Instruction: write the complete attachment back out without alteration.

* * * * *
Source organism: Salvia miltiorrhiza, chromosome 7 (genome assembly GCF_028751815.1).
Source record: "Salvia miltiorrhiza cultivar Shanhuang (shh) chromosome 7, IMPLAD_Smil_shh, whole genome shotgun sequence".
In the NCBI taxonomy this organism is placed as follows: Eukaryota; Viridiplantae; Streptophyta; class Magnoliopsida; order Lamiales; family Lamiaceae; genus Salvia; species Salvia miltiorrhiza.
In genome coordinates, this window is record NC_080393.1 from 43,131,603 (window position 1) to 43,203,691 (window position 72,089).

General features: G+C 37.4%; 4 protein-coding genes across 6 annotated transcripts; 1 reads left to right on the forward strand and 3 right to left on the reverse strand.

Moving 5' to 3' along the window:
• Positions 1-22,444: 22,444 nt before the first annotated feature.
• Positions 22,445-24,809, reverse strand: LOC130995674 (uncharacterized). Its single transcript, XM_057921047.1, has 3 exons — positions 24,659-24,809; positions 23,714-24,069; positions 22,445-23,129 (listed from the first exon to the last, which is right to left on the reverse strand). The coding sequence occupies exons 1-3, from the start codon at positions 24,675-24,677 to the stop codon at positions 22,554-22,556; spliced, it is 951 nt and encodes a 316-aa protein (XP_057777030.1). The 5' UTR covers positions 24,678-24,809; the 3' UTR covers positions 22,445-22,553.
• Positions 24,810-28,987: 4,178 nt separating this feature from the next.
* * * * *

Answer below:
Source organism: Salvia miltiorrhiza, chromosome 7 (genome assembly GCF_028751815.1).
Source record: "Salvia miltiorrhiza cultivar Shanhuang (shh) chromosome 7, IMPLAD_Smil_shh, whole genome shotgun sequence".
In the NCBI taxonomy this organism is placed as follows: Eukaryota; Viridiplantae; Streptophyta; class Magnoliopsida; order Lamiales; family Lamiaceae; genus Salvia; species Salvia miltiorrhiza.
In genome coordinates, this window is record NC_080393.1 from 43,131,603 (window position 1) to 43,203,691 (window position 72,089).

General features: G+C 37.4%; 4 protein-coding genes across 6 annotated transcripts; 1 reads left to right on the forward strand and 3 right to left on the reverse strand.

Moving 5' to 3' along the window:
• Positions 1-22,444: 22,444 nt before the first annotated feature.
• Positions 22,445-24,809, reverse strand: LOC130995674 (uncharacterized). Its single transcript, XM_057921047.1, has 3 exons — positions 24,659-24,809; positions 23,714-24,069; positions 22,445-23,129 (listed from the first exon to the last, which is right to left on the reverse strand). The coding sequence occupies exons 1-3, from the start codon at positions 24,675-24,677 to the stop codon at positions 22,554-22,556; spliced, it is 951 nt and encodes a 316-aa protein (XP_057777030.1). The 5' UTR covers positions 24,678-24,809; the 3' UTR covers positions 22,445-22,553.
• Positions 24,810-28,987: 4,178 nt separating this feature from the next.